Explosions hit 3 hotels in Havana, killing 1
September 4, 1997
Web posted at: 6:33 p.m. EDT (2233 GMT)
HAVANA (CNN) -- Explosions believed to have been small bombs
shook three seaside hotels in the Cuban capital Thursday,
killing at least one man.
The explosions occurred within short intervals of each other
at the Copacabana, Chateau and Triton hotels in the
The first and worst of the explosions took place at the
Copacabana at about 11:30 a.m. and killed Fabio Di Celmo, a
32-year-old Genoa, Italy, native and resident of Montreal,
according to the Italian Foreign Ministry in Rome. Di Celmo
was visiting Cuba with his father and staying in the hotel.
The other blasts, each of them smaller than the one at the
Copacabana, reportedly occurred within the next hour, and
there were no immediate reports of any injuries.
The explosions appear to be part of a spate of attacks
against Cuba's tourist industry. At least three other Havana
hotels were hit in July and August by small blasts which
Cuban authorities say were caused by explosive devices.
The last confirmed bombing in the Cuban capital occurred at
the luxury Hotel Melia Cohiba early last month. Small
explosives also went off in July in the Nacional and Capri
hotels, injuring three people.
Yet another explosion occurred in early August at a Cuban
tourism office in Nassau in the Bahamas.
Cuba has blamed anti-Castro group for bombings
No group or individuals has claimed responsibility for the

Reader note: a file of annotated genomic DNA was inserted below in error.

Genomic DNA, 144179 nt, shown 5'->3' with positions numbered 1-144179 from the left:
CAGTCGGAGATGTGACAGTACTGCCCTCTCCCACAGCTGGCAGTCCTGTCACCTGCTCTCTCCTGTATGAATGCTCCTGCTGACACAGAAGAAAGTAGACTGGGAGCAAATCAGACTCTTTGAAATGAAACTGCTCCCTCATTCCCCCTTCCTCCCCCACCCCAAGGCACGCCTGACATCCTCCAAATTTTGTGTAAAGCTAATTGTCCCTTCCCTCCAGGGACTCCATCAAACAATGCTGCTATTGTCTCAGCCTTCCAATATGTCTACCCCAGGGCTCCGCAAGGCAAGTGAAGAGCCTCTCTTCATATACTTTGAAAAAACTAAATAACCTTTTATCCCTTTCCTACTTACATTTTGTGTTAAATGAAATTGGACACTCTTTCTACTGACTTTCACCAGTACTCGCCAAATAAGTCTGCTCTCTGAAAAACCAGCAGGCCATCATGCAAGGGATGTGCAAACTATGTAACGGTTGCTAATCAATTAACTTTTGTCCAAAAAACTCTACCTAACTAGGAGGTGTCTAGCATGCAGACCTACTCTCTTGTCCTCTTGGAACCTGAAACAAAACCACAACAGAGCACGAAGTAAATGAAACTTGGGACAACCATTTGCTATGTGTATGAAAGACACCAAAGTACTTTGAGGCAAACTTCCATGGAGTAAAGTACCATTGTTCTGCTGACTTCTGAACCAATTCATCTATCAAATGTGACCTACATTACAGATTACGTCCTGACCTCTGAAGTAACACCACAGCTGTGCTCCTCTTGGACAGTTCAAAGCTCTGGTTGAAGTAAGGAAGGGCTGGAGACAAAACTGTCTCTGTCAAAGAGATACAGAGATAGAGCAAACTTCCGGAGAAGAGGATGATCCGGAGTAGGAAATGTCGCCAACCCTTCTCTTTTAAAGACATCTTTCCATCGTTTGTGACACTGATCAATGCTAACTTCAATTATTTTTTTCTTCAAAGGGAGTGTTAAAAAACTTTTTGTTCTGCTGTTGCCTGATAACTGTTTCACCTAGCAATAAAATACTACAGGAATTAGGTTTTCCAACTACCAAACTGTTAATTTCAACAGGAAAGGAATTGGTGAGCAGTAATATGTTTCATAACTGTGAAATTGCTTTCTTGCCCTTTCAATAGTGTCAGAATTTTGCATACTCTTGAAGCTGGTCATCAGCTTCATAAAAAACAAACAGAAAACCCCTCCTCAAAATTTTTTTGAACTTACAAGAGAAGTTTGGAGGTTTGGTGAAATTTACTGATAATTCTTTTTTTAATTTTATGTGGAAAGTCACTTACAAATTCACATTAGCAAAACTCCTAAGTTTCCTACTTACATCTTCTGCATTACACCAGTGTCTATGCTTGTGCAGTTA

bombings, but the government has blamed "anti-Cuban terrorist
groups" in the United States, an apparent reference to
right-wing Cuban exile groups opposed to communist rule in
"These terrorist acts are encouraged, organized and supplied
-- both in terms of material and personnel -- from within the
United States' territory," the Interior Ministry said in a
statement in August.
The U.S. administration has said it has no information
linking U.S. citizens to the blasts.
The militant Cuban exile group Alpha 66 in Miami has said it
was not responsible for the blasts, but that it was in
contact with "clandestine cells" inside Cuba that were. Alpha
66 promotes the use of violence to overthrow the communist
government of Fidel Castro.
Cuban officials have said they believe the attacks are an
attempt by U.S.-based enemies of Castro's government to harm
the tourism industry, which is crucial to Cuba's troubled
The officials say they will release evidence to back up their
claims when the timing is right.
Reuters contributed to this report.